Forked processes are the traditional way to structure parallel tasks, and are a fundamental part of the Unix tool set. Forking is based on the notion of copying programs: when a program calls the fork routine, the operating system makes a new copy of that program in memory, and starts running that copy in parallel with the original. Some systems don’t really copy the original program (it’s an expensive operation), but the new copy works as if it was a literal copy.
After a fork operation, the original copy of the program is called
the parent process, and the copy created by
os.fork is called the child
process. In general, parents can make any number of children, and
children can create child processes of their own -- all forked
processes run independently and in parallel under the operating
system’s control. It is probably simpler in practice than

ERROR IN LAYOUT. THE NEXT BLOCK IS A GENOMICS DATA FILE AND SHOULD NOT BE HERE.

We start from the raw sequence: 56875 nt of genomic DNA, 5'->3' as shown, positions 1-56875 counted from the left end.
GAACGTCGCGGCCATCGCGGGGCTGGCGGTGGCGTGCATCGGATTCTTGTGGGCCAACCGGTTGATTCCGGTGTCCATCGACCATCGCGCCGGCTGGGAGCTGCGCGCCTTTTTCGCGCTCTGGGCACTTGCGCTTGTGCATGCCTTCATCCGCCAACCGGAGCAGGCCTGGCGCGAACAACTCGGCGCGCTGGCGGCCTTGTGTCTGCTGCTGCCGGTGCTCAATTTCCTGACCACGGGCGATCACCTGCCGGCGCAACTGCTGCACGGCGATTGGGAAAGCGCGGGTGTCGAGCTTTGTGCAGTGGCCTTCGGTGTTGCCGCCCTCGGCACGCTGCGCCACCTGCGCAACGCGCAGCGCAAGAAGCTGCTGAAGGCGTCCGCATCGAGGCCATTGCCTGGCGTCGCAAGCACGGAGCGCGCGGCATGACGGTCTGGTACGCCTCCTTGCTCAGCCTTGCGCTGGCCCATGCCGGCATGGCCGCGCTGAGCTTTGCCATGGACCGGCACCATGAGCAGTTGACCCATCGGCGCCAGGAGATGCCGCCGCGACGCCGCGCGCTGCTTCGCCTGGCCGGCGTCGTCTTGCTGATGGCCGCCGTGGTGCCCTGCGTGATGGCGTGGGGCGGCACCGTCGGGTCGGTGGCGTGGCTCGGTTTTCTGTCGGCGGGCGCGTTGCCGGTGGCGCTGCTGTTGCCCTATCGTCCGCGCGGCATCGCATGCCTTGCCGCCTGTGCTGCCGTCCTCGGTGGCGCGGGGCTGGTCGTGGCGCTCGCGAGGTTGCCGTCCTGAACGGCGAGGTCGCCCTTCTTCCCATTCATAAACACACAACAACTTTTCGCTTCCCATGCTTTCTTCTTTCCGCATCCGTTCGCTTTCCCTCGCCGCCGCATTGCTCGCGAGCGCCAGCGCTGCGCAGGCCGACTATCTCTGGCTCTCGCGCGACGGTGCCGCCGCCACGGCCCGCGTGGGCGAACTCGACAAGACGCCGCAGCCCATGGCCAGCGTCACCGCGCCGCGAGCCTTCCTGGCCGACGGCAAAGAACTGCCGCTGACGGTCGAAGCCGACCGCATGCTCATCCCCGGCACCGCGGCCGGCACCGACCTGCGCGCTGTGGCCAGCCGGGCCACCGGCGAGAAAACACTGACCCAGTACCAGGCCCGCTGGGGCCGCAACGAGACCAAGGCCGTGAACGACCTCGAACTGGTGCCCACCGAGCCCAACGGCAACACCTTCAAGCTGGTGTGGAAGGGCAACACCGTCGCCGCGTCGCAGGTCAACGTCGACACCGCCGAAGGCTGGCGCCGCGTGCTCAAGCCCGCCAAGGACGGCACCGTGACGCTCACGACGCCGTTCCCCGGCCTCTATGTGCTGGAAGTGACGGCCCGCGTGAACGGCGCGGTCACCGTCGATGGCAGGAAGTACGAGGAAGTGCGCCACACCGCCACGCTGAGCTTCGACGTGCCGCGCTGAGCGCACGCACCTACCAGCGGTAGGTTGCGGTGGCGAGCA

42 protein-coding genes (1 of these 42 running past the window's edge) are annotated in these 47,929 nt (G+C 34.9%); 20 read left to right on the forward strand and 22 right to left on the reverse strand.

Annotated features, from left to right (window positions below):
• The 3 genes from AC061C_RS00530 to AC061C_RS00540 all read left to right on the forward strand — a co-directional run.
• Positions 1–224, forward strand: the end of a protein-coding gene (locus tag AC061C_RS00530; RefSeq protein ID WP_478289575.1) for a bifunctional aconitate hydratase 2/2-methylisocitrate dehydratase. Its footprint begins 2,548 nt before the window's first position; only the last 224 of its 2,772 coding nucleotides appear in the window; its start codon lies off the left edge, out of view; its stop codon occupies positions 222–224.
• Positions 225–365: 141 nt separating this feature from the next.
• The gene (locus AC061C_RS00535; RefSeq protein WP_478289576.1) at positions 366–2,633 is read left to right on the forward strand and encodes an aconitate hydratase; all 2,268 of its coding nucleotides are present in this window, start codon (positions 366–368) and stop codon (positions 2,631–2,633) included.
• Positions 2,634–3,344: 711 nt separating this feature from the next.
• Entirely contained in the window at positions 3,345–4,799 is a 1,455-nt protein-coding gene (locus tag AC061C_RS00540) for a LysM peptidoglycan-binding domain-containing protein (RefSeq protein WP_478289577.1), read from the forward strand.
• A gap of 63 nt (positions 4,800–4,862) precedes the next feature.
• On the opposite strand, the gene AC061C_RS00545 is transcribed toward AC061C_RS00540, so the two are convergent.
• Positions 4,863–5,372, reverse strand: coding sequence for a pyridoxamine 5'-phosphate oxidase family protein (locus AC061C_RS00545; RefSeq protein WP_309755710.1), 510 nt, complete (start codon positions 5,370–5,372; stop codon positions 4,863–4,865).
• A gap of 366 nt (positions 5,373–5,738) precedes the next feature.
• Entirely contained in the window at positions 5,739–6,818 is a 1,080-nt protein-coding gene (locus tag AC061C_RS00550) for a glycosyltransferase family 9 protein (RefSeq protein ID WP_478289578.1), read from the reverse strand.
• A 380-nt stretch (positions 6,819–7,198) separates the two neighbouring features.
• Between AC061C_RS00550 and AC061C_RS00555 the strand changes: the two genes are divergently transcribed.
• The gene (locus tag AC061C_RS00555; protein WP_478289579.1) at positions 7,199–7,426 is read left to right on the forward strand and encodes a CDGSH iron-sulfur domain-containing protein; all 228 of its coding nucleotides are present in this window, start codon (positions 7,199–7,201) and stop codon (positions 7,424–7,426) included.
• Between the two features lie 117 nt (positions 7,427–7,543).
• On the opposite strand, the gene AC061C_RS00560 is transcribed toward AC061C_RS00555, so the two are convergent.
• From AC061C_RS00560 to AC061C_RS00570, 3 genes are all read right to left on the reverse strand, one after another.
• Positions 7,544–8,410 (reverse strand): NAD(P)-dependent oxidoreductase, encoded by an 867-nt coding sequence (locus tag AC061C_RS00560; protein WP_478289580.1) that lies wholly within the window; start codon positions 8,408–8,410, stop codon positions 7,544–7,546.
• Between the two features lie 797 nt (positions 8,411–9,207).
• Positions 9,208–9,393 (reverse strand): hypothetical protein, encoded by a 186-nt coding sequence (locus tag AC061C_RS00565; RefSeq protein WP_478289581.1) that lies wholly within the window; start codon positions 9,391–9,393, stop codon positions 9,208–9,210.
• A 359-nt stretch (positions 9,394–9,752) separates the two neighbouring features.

theory, though; the Python script in Example 3-1
forks new child processes until you type a “q” at the
Example 3-1. PP2E\System\Processes\fork1.py
# forks child processes until you type 'q' import os def child( ): print 'Hello from child', os.getpid( ) os._exit(0) # else goes back to parent loop def parent( ): while 1: newpid = os.fork( ) if newpid == 0: child( ) else: print 'Hello from parent', os.getpid( ), newpid if raw_input( ) == 'q': break parent( )
Python’s process forking tools, available in the
os module, are simply thin wrappers over standard forking calls in the C library. To start a new, parallel process, ...